The discussion on Saturday’s a Rugby Day then moves onto a more general point about positional attributes, with the blog’s author, Blondie, advocating the case for the number on your back being irrelevant - that, outside of set pieces, all 15 players on the field should all be able to run the ball, pass the ball, kick the ball, tackle, catch a kick etc. Certainly that’s true at the top end of the game and this was always Clive Woodward’s mantra, famously once sending the London Irish team he was coaching out onto the pitch numbered 1 to 15 based on the alphabetical order of their surnames.
Wednesday, 27 June 2007
His time as captain has already been a success with the Under-11s, who were runners-up at the Hayle Mini Rugby tournament in Cornwall at Easter and, under his leadership, the team won the Melksham Cats rugby tournament in April.
Tuesday, 26 June 2007
That we had been the worst two teams this summer wasn’t in doubt – the hackneyed old cliché “the table never lies” was spot on in this case – you only had to look at the number of tries conceded by each of us prior to this evening for the truth to emerge. We’d conceded 59 in 6 games and our opponents 69. So on that basis were we on for a 15-14 thriller?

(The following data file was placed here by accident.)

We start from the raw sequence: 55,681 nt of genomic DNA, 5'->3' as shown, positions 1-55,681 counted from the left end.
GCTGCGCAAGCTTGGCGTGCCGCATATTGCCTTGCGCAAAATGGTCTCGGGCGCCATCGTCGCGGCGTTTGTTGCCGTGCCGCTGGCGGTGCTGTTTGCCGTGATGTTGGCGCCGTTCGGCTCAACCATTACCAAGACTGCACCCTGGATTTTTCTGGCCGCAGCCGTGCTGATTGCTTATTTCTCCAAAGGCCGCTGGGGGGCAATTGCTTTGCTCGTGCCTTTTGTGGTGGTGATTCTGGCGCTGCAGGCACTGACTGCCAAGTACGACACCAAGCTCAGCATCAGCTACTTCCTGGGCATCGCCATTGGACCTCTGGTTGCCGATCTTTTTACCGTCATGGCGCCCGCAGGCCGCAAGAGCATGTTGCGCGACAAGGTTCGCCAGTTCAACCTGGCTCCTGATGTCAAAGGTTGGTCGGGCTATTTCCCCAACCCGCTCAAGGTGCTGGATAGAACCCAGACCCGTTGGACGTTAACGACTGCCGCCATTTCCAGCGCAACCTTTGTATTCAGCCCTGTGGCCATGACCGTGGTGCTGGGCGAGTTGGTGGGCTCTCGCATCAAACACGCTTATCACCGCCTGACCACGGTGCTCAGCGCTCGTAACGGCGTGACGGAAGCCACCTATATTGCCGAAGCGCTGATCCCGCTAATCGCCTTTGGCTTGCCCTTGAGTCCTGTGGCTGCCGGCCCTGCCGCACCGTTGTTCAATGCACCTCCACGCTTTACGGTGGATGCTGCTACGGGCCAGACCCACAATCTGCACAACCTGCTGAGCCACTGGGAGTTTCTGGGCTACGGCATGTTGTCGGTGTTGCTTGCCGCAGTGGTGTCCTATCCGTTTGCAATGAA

Well, no, not really – what that assumption ignores is the paucity of both teams’ try-scoring capabilities. We’d managed 23 tries in our 6 games and our opponents 3 fewer, and once the game started it was obvious that the reason behind these unimpressive stats was that both sides were lacking real pace.
As fewer of our number turned out this evening, the opportunities to sub on and off were limited – I took a couple of breathers in a fairly frenetic first half where both teams lacked discipline and organisation and then, having turned round 5-4 up at half time, played the whole of the second half without struggling. I’d love to put this down to my massively improved fitness, but the truth is that the game wasn’t played at a particularly taxing pace and, although we spent much of the second half defending, it was relatively easy to do so as there was no pace to defend against.
We ended up tasting victory (8-5) for only the second time in this campaign and so avoided the wooden spoon. The past seven weeks have just flown by and, although some of our play and especially our defending (and by “our” I definitely include myself) has been frustrating, it’s still been hugely enjoyable and I’d say I’ve certainly played more of an active part than I did last year (which possibly explains our problems!).